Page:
“If you opened your curtains in the morning and found that the grass was scorched, someone had dumped a load of rubbish in your garden and animals were eating it – you would be appalled. But that is what is happening in the oceans.”
It is not every day that you come across someone who is actively making a difference to tackle pollution affecting our waterways. As the issue of plastic pollution in our seas and oceans is finally at the top of the world’s agenda it may feel like the tides are beginning to turn, but with an issue on this scale where do you even begin?
On World Environment Day, earlier this year, the UN’s message was simple: “Beat plastic pollution…reject single-use plastic. Refuse what you can’t re-use.” There is oddly some comfort in hearing these statements, but unless we begin to take some action the future of our oceans looks pretty bleak.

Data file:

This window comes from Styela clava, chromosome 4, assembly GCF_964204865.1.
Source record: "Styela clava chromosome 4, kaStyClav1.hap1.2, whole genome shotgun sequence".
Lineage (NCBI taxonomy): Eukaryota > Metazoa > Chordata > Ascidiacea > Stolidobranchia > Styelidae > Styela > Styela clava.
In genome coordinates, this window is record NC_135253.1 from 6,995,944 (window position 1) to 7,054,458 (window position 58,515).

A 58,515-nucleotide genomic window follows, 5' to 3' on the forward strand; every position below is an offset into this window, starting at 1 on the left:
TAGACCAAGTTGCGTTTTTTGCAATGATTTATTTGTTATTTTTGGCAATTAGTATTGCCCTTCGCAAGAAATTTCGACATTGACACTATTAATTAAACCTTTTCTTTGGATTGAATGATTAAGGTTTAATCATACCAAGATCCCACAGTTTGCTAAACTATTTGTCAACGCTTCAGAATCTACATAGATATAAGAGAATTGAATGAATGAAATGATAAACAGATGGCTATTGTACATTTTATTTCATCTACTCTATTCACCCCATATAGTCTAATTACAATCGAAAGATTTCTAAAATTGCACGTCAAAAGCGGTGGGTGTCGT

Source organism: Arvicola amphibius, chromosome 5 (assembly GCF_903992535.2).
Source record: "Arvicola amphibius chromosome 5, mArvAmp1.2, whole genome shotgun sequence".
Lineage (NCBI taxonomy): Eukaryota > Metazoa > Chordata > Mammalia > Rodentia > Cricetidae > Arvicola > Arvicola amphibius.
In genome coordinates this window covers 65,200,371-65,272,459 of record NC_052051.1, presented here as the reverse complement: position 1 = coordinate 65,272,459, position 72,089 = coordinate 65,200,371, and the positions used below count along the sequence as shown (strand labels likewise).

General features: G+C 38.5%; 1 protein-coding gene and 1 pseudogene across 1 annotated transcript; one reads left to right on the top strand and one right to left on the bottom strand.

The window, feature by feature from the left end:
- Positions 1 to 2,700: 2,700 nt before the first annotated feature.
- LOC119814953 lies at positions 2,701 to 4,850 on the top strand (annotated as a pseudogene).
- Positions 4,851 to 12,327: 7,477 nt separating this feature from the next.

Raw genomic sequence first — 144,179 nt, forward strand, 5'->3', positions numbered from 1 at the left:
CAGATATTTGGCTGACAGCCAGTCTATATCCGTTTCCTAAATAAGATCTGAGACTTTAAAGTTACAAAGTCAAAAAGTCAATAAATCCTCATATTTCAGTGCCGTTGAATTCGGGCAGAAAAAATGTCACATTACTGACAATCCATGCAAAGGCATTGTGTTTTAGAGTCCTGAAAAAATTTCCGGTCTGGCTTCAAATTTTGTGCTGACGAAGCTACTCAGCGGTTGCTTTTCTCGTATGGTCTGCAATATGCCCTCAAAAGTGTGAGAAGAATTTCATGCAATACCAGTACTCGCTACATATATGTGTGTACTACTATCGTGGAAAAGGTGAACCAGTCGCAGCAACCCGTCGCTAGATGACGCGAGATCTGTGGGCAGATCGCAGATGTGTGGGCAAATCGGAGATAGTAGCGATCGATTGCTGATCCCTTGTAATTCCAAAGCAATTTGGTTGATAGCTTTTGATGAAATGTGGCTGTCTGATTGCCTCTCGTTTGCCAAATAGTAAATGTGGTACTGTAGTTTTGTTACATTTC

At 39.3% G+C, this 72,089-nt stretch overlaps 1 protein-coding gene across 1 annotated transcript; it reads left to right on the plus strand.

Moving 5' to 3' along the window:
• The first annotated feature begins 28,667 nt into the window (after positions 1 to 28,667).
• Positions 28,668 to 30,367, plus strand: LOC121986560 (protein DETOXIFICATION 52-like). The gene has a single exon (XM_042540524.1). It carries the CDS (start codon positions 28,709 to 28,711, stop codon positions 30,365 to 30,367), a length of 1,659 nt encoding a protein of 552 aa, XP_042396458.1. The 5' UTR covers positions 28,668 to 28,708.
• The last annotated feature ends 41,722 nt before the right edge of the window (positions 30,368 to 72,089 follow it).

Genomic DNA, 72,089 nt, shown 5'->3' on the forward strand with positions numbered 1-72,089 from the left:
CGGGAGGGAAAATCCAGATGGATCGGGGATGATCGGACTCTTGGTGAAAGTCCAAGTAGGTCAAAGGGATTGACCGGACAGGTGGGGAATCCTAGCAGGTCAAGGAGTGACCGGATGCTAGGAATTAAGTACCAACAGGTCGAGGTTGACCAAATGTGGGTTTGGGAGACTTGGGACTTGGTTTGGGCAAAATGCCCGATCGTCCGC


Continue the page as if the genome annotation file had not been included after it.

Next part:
Maintaining the health of our waterways has long been a key part of our ethos here at Red Paddle Co so we are always keen to find out more about the latest international initiatives and research movements that are actively making a positive change to the future of our seas. So, when science engineers Sarah and Conor La Grue got in touch to tell us about their seven-year marine ecology mission, we were all ears!
Their first of its kind operation will see the global sailing community work hand in hand with the global scientific community to build up a detailed picture of true health of our oceans on a scale that has never been done before.
We caught up with Sarah and Conor, stationed on their custom built 40ft Ocean going class A adventure yacht, to ask a few burning questions about their ground-breaking operation …
“We are creating a global network of resources for marine expedition research. Exploration through collaboration– not crowd science but fleet science!”
Sarah: It was through a previous project that we worked on that we were introduced to Prof. Geoff Scamans (who is now one of our science advisors).